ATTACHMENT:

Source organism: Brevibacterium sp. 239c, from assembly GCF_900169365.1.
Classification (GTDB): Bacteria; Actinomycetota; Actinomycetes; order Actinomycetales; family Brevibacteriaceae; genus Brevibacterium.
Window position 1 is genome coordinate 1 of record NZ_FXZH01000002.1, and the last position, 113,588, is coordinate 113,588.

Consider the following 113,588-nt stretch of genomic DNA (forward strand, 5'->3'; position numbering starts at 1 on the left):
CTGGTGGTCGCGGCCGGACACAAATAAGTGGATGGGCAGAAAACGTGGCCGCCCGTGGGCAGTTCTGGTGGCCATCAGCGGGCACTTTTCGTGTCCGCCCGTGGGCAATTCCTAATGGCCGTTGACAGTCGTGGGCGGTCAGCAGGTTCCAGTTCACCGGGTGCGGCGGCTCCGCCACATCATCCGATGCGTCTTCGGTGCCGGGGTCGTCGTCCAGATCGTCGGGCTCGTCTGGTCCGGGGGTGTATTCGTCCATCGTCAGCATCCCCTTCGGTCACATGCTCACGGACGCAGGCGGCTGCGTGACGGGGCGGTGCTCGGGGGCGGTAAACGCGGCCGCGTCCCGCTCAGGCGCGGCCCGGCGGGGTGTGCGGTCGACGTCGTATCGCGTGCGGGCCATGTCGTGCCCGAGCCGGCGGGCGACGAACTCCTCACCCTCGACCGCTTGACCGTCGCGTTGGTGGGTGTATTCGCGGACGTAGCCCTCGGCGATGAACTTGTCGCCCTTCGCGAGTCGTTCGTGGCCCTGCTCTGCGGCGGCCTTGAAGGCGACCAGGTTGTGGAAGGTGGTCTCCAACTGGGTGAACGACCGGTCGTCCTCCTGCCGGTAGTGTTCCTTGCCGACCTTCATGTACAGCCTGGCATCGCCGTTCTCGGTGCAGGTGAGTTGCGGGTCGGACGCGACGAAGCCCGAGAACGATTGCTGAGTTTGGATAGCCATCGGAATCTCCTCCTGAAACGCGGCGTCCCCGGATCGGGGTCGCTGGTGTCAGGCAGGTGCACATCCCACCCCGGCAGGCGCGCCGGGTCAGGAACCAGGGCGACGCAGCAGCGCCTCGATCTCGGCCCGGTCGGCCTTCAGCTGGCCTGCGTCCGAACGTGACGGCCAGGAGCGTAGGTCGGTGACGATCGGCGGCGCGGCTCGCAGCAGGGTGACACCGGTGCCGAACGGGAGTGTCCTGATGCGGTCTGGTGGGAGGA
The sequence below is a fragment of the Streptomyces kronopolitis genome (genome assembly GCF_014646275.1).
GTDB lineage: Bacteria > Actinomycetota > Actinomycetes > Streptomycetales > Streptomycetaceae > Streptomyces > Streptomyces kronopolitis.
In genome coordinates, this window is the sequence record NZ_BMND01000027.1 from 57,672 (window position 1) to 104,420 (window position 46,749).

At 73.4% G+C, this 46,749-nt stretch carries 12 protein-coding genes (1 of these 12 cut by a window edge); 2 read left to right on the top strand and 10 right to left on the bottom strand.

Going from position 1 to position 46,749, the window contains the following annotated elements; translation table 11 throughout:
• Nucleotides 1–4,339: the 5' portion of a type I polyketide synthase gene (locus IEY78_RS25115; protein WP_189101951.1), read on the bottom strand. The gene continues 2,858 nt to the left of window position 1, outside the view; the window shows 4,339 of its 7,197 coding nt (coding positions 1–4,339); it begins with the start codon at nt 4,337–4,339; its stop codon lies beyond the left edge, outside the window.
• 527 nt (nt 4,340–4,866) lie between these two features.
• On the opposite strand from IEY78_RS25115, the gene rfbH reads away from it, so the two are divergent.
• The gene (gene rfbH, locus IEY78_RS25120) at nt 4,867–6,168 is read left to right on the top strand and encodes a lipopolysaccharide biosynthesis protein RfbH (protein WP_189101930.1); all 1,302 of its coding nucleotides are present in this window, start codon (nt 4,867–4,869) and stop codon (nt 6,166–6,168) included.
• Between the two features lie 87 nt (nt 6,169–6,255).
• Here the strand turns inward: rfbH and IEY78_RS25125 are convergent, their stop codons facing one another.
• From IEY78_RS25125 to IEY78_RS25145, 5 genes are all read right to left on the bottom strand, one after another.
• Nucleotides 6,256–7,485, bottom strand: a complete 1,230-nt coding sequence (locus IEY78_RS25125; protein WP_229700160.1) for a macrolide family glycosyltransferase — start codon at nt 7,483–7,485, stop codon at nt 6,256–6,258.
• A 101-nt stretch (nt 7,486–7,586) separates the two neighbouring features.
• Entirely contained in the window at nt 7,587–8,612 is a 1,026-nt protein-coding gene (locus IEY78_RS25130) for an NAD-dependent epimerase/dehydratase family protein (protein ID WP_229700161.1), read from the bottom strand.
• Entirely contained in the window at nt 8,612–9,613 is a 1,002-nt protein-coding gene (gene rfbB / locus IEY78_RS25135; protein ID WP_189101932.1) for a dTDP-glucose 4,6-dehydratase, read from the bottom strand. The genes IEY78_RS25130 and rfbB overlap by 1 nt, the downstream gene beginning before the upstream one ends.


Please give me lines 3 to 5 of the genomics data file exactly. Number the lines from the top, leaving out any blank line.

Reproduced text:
Window position 1 is genome coordinate 1 of record NZ_FXZH01000002.1, and the last position, 113,588, is coordinate 113,588.

Consider the following 113,588-nt stretch of genomic DNA (forward strand, 5'->3'; position numbering starts at 1 on the left):
CTGGTGGTCGCGGCCGGACACAAATAAGTGGATGGGCAGAAAACGTGGCCGCCCGTGGGCAGTTCTGGTGGCCATCAGCGGGCACTTTTCGTGTCCGCCCGTGGGCAATTCCTAATGGCCGTTGACAGTCGTGGGCGGTCAGCAGGTTCCAGTTCACCGGGTGCGGCGGCTCCGCCACATCATCCGATGCGTCTTCGGTGCCGGGGTCGTCGTCCAGATCGTCGGGCTCGTCTGGTCCGGGGGTGTATTCGTCCATCGTCAGCATCCCCTTCGGTCACATGCTCACGGACGCAGGCGGCTGCGTGACGGGGCGGTGCTCGGGGGCGGTAAACGCGGCCGCGTCCCGCTCAGGCGCGGCCCGGCGGGGTGTGCGGTCGACGTCGTATCGCGTGCGGGCCATGTCGTGCCCGAGCCGGCGGGCGACGAACTCCTCACCCTCGACCGCTTGACCGTCGCGTTGGTGGGTGTATTCGCGGACGTAGCCCTCGGCGATGAACTTGTCGCCCTTCGCGAGTCGTTCGTGGCCCTGCTCTGCGGCGGCCTTGAAGGCGACCAGGTTGTGGAAGGTGGTCTCCAACTGGGTGAACGACCGGTCGTCCTCCTGCCGGTAGTGTTCCTTGCCGACCTTCATGTACAGCCTGGCATCGCCGTTCTCGGTGCAGGTGAGTTGCGGGTCGGACGCGACGAAGCCCGAGAACGATTGCTGAGTTTGGATAGCCATCGGAATCTCCTCCTGAAACGCGGCGTCCCCGGATCGGGGTCGCTGGTGTCAGGCAGGTGCACATCCCACCCCGGCAGGCGCGCCGGGTCAGGAACCAGGGCGACGCAGCAGCGCCTCGATCTCGGCCCGGTCGGCCTTCAGCTGGCCTGCGTCCGAACGTGACGGCCAGGAGCGTAGGTCGGTGACGATCGGCGGCGCGGCTCGCAGCAGGGTGACACCGGTGCCGAACGGGAGTGTCCTGATGCGGTCTGGTGGGAGGA